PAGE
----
A long time ago, it was thought that physics falsified Darwin's theory of evolution, because while the gravitational collapse of the Sun could produce enough energy for it to shine, it would only be able to do so for a few million years, which fell short of the eons required for evolution.
But now we know that the Sun is a fusion reactor.
In our own efforts to harness thermonuclear power, we attempt to construct two kinds of fusion reactor: magnetic confinement reactors, in which a suitable magnetic field keeps ionized deuterium and tritium gas at a very high temperature together at an adequate pressure for fusion to take place, and inertial confinement reactors, in which a pellet of frozen deuterium, tritium, and/or lithium-6 is hit with beams from several powerful lasers, and cannot explode fast enough to avoid producing energy through fusion.
Inertial confinement, of course, can work, as it is the principle behind the hydrogen bomb, but it has not yet been made to work on the small scale suitable to power generation.
Magnetic confinement is difficult, because the way magnetic fields interact with electrical charges is to restrict motion in some directions and not others, leading to the need to use a shape such as a torus, instead of a sphere, to confine the fuel and the reaction - and to difficult problems with instabilities.
Electrostatic confinement could keep positively charged ionized deuterium and tritium confined in a spherical volume in a straightforward manner, but to do so to the extent required for fusion would require wholly impractical voltages. Stars, however, achieve the same thing in a natural fashion, thanks to their large scale, by means of gravitational confinement.
The age and the mass of a star determine the kinds of nuclear reactions that take place within it.
The smallest stars, known as brown dwarfs, produce energy through the fusion of deuterium (heavy hydrogen) nuclei, and the largest brown dwarfs also burn lithium; these stars, however, are not large enough to produce a high enough internal temperature to fuse ordinary hydrogen, without a neutron in the nucleus, and thus they never become part of the Main Sequence.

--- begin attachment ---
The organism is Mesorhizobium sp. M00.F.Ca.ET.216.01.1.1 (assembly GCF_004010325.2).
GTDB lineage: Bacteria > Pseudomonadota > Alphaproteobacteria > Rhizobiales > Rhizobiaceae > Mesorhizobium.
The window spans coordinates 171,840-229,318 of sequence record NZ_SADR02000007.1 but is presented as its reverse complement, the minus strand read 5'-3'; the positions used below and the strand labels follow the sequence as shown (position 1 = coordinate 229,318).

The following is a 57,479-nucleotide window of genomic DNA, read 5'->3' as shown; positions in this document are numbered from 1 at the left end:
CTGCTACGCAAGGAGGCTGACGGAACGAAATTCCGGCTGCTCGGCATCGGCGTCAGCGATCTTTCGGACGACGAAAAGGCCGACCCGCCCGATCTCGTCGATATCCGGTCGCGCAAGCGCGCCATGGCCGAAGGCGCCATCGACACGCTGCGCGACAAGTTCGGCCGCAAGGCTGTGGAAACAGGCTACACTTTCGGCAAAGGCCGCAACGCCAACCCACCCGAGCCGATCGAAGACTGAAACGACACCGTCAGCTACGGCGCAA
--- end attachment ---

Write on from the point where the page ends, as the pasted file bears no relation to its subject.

Stars on the Main Sequence, a region on a chart showing a star's spectral class (a form of notation for its color temperature) versus its absolute luminosity, called the Hertzsprung-Russell diagram, in which the largest density of stars is usually found, derive their energy primarily from the fusion of ordinary hydrogen.
There are two important ways in which ordinary hydrogen (protons) is turned into helium-4 (alpha particles) in stars.
One is for this to happen directly; two protons collide, throwing off a positron and an electron neutrino to become a deuterium nucleus, and then another proton collides with that to produce a helium-3 nucleus. Two helium-3 nuclei can then collide to produce two protons and one helium-4 nucleus.
Other paths are possible; for example, two deuterium nuclei could collide, or a proton could hit a helium-3 nucleus, leading to a helium-4 nucleus, a positron, and an electron neutrino.
The image above illustrates some of the possibilities. It is divided into six columns from left to right, each column depicting a series of events that lead to the production of helium-4 nuclei from protons.
The rows indicate the steps in the processes. The first step is always two protons combining to produce a deuterium nucleus, with the emission of a positron and an electron neutrino.
Having protons and deuterium nuclei around, there are two possibilities at the second level. A proton could hit one of the deuterium nuclei to produce helium-3. Or two deuterium nuclei could collide and produce a helium-4 nucleus immediately. But this latter event hardly ever happens, because in the conditions within most stars, deuterium nuclei combine with protons almost immediately. Deuterium fusion, however, as noted above, is an important process in brown dwarfs.
Then, on the third level, one possible third step might be a proton hitting a helium-3 nucleus to form helium-4, with the emission of a positron and an electron neutrino. This also very seldom happens, despite protons being common. Presumably, this is because there are no resonances which increase the cross-section of this reaction. The third step possibility in the second column involves the helium-3 nucleus being hit by a deuteron, and we've seen above that there are not many deuterons around.